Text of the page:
Given a sequence of numbers, finding an explicit mathematical formula that computes the nth term of the sequence can be challenging, except in very special cases like arithmetic and geometric sequences.
In the general case, this task involves searching over the space of all mathematical formulas for the most appropriate one. A special technique exists that does just that: symbolic regression. Here we will introduce how it works, and use it to find a formula for the nth term in the Fibonacci sequence (A000045 in the OEIS) as an example.
What symbolic regression is
Regression is the task of establishing a relationship between an output variable and one or more input variables. Symbolic regression solves this task by searching over the space of all possible mathematical formulas for the ones with the greatest accuracy, while trying to keep those formulas as simple as possible.
The technique starts from a set of base functions — for instance, sin(x), exp(x), addition, multiplication, etc. Then it tries to combine those base functions in various ways using an optimization algorithm, keeping track of the most accurate ones found so far.
An important point in symbolic regression is simplicity. It is easy to find a polynomial that will fit any sequence of numbers with perfect accuracy, but that does not really tell you anything since the number of free parameters in the model is the same as the number of input variables. For this reason, a symbolic regression procedure will discard a larger formula if it finds a smaller one that performs just as well.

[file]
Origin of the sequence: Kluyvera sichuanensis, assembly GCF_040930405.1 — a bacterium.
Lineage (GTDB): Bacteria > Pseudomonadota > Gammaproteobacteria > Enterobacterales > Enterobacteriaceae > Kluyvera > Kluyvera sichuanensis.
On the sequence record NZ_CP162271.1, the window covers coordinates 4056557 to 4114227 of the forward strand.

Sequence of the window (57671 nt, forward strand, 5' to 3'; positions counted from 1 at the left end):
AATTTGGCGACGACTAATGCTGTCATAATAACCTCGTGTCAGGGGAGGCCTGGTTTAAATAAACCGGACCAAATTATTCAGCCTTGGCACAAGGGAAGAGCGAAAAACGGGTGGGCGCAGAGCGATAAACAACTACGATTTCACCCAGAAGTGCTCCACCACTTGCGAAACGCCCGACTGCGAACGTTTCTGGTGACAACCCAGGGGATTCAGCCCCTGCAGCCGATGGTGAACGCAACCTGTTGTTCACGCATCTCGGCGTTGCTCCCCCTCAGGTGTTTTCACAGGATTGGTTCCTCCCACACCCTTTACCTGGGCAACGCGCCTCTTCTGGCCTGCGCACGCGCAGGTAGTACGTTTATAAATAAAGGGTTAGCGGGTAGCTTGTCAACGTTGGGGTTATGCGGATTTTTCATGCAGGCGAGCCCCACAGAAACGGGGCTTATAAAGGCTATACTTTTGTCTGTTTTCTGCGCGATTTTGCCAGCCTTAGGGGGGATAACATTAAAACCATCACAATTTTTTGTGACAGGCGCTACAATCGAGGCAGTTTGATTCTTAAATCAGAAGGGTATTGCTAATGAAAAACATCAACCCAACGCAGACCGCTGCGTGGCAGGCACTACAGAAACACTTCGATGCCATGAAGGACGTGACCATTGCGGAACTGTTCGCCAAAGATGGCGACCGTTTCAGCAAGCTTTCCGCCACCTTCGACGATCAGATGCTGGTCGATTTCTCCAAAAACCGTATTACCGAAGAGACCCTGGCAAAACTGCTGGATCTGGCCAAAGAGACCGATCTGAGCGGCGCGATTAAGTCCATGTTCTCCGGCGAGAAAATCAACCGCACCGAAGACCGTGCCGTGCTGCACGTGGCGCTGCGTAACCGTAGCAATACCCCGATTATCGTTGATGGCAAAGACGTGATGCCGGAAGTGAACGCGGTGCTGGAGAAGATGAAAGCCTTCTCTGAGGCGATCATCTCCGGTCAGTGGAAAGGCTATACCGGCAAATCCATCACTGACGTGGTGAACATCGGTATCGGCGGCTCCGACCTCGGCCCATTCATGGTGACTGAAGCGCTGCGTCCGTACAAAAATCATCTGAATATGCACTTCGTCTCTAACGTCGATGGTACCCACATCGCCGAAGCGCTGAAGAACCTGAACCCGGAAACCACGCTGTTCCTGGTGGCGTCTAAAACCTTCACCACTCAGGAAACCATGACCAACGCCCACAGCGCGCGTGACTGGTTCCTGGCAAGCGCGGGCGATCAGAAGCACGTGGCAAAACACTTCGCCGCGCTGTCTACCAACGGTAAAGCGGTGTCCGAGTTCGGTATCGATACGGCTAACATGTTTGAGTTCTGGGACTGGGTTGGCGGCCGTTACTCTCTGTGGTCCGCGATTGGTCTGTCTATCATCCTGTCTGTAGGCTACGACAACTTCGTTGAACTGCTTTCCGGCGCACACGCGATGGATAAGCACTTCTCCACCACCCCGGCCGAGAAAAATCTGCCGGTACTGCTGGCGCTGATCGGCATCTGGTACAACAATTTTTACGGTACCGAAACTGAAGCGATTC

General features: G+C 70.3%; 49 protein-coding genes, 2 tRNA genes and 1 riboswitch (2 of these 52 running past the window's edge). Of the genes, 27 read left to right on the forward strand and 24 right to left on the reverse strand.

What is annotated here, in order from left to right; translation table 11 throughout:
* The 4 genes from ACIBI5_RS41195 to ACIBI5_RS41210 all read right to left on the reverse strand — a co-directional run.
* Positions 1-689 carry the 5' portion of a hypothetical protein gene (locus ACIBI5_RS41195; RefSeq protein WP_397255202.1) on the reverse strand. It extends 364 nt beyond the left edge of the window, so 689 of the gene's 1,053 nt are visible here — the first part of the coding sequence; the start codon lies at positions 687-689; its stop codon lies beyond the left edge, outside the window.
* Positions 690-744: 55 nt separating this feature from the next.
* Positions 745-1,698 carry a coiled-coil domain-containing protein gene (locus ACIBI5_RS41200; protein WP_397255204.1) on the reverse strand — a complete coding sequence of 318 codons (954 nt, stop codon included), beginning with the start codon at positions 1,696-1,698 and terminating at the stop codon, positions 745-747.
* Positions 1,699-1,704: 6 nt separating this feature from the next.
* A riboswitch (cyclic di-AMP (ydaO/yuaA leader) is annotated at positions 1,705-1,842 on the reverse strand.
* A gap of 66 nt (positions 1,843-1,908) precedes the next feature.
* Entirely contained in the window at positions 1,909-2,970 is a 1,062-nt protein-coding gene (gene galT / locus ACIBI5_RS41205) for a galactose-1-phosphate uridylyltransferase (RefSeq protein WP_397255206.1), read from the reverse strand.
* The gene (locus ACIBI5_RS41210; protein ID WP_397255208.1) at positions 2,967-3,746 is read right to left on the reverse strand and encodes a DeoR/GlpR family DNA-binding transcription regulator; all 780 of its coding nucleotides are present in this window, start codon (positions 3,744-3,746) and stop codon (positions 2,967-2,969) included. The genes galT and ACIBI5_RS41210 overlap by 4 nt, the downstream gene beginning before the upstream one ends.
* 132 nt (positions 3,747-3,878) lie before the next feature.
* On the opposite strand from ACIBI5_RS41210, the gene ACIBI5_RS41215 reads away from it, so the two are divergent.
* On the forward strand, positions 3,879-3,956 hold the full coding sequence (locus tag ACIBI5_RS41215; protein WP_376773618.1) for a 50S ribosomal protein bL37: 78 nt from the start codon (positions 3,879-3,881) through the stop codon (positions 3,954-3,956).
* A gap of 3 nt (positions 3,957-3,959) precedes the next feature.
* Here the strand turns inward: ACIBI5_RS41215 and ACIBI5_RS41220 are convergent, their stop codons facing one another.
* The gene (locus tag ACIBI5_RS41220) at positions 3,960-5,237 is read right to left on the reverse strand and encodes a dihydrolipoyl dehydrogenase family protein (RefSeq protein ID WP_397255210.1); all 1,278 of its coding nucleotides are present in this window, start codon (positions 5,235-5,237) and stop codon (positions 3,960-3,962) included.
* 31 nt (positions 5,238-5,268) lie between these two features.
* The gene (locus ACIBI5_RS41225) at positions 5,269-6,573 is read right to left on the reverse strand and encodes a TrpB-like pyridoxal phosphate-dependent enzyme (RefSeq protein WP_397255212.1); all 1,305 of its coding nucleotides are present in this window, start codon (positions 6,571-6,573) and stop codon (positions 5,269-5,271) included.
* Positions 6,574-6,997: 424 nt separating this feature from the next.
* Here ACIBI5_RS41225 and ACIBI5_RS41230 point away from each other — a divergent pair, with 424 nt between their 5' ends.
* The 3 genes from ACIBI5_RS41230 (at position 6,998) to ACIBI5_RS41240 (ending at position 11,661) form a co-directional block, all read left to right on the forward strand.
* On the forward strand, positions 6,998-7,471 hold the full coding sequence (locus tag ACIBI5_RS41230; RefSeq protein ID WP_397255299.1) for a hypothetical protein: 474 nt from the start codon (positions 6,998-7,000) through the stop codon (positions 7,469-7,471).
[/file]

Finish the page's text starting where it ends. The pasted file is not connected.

Finding the nth Fibonacci term
Now let’s show how symbolic regression can be used in practice by trying to find a formula for the Fibonacci sequence using the desktop symbolic regression software TuringBot. The first two terms of the sequence are 1 and 1, and every next term is defined as the sum of the previous two terms. Its first terms are the following, where the first column is the index:
1 1 2 1 3 2 4 3 5 5 6 8 7 13 8 21 9 34 10 55
A list of the first 30 terms can be found on this file: fibonacci.txt.
TuringBot takes as input TXT or CSV files with one variable per column and efficiently finds formulas that connect those variables. This is how it looks like after we load fibonacci.txt and run the optimization:
The software finds not only a single formula, but the best formulas of all possible complexities. A larger formula is only shown if it performs better than all simpler alternatives. In this case, the last formula turned out to predict with perfect accuracy every single one of the first 30 Fibonacci terms. The formula is the following:
f(x) = floor(cosh(-0.111572+0.481212*x))
Clearly a very elegant solution. The same procedure can be used to find a formula for the nth term of any other sequence (if it exists).
In this tutorial, we have seen how the symbolic regression software TuringBot can be used to find a closed-form expression for the nth term in a sequence of numbers. We found a very short formula for the Fibonacci sequence by simply writing it into a text file with one number per row and loading this file into the software.
If you are interested in trying TuringBot your own data, you can download it from the official website. It is available for both Windows and Linux.